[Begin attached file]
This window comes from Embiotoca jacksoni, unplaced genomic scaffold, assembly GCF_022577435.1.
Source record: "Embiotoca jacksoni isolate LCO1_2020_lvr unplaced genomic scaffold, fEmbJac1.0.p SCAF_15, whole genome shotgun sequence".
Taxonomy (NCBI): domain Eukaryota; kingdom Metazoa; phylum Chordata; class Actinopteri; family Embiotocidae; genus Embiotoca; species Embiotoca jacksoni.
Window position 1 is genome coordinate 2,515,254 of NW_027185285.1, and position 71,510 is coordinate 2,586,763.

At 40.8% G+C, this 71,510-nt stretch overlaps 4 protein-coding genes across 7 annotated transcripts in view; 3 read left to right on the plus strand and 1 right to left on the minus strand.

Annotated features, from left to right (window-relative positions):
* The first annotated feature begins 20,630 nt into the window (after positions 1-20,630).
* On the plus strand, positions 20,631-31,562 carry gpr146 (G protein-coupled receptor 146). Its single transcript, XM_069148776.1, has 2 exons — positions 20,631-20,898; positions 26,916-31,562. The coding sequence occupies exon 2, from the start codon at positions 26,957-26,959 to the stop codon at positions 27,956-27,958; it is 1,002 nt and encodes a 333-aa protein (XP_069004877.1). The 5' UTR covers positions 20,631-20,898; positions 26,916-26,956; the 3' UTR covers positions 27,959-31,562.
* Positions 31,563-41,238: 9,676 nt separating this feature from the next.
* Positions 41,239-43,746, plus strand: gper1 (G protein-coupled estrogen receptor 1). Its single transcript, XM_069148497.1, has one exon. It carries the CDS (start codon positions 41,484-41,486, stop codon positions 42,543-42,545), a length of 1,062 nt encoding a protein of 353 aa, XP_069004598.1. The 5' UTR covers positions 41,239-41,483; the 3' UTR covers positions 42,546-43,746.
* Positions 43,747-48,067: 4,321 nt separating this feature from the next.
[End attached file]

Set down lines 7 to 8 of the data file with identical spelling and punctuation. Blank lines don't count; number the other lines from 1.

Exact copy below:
* The first annotated feature begins 20,630 nt into the window (after positions 1-20,630).
* On the plus strand, positions 20,631-31,562 carry gpr146 (G protein-coupled receptor 146). Its single transcript, XM_069148776.1, has 2 exons — positions 20,631-20,898; positions 26,916-31,562. The coding sequence occupies exon 2, from the start codon at positions 26,957-26,959 to the stop codon at positions 27,956-27,958; it is 1,002 nt and encodes a 333-aa protein (XP_069004877.1). The 5' UTR covers positions 20,631-20,898; positions 26,916-26,956; the 3' UTR covers positions 27,959-31,562.